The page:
Huawei Mate 30 Pro smartphone launches without any Google apps including Maps and Gmail

Huawei Mate 30 Pro (Image: Huawei)
From Google Maps to Gmail, Google ’s apps are used by millions of people on both iPhone and Android smartphones every day.

But owners of Huawei ’s next smartphone will have an alternative.

They have launched a device without any Google apps, or even the Google Play Store.

Huawei unveiled the new smartphone, called the Huawei Mate 30 Pro, at an event in Munich today.

Richard Yu, chief executive of Huawei Consumer Business Group, put a large emphasis on new hardware features during the launch, including a new quadruple-lens rear camera.

However, details on the software were scarce.

The Chinese firm spoke briefly about its own app store, AppGallery, which will serve as an apparent alternative to the Google Play Store.

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Initial use of AppGallery showed a number of omissions, such as WhatsApp and Instagram .

It also failed to state a release date for the Mate 30 series.

Huawei was effectively blacklisted by the US government in May, amid allegations that the company was a threat to US national security because of alleged close ties to the Chinese government - something Huawei has always denied.

A temporary licence was issued by the US government earlier in the summer and renewed again towards the end of August, which has allowed Huawei to maintain existing devices, but does not apply to new products.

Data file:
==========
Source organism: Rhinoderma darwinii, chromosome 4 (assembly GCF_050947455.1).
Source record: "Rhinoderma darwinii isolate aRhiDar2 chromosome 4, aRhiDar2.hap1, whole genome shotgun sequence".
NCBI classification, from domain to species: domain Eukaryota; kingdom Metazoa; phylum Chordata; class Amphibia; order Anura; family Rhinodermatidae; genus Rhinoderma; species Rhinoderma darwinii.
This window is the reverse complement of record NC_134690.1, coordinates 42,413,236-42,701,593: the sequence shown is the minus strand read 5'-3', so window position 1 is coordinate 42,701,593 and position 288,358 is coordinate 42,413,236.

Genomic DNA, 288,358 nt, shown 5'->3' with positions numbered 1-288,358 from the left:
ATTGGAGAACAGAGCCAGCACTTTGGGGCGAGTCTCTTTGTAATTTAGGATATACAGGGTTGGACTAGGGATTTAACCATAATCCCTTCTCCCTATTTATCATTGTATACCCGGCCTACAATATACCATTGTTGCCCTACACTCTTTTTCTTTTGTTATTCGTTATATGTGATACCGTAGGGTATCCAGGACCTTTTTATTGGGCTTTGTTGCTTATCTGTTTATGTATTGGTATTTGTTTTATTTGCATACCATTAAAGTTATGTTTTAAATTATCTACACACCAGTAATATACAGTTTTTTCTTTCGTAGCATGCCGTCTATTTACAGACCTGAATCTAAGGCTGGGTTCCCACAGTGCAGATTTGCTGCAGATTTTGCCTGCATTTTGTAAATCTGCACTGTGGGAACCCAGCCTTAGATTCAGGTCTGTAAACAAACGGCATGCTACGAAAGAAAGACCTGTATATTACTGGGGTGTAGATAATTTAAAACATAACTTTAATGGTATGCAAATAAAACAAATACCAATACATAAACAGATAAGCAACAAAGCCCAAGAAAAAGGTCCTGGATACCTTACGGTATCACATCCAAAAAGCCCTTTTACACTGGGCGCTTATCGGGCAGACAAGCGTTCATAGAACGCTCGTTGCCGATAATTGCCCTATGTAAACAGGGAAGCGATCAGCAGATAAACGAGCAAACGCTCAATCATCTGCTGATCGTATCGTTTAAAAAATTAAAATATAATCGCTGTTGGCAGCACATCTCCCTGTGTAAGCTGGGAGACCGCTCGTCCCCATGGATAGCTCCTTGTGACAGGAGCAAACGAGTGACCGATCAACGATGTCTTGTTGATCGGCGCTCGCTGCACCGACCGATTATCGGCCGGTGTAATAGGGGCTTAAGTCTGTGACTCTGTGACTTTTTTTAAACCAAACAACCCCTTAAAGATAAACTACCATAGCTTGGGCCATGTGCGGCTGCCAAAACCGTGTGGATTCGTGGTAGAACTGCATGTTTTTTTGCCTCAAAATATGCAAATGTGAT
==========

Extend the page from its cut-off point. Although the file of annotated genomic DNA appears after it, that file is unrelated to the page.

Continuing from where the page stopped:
Android, the world's most widely used operating system run by Google, is allowed on the Mate 30 line of devices because it is open-source, but without access to the Google Play Store.

This not only means that Google's main apps, such as Google Maps, will not be accessible, but there also will not be an easy way for people to download and install their other favourite third-party apps as they would from Google Play.

Huawei has long sold Android phones without Google apps in China, but in other countries such as the UK, where the likes of Chrome and Gmail are widely used, it could prove to be a hard sell for consumers.

Ru Bhikha, a mobiles expert from uSwitch , said: “Google was the elephant in the room as Huawei launched the Mate 30. All the talk before the launch was of how the Chinese manufacturer would reassure fans concerned about the absence of Google apps and services from the smartphone.

“Fans expecting Huawei to announce a workaround to allow users to get hold of Gmail, Google Maps and YouTube, were informed that phone store staff would help customers to ‘side-load’ the apps - although this could deter consumers who are more likely to transact online.

“Chief Executive Richard Yu also announced that the alternative to the Google Play Store would be the Huawei App Gallery, but there are still question marks about the apps which would be available on the manufacturer’s own store.

“The situation will surely leave fans wondering whether or not to invest in a phone that may not give them access to the apps they use every day.”

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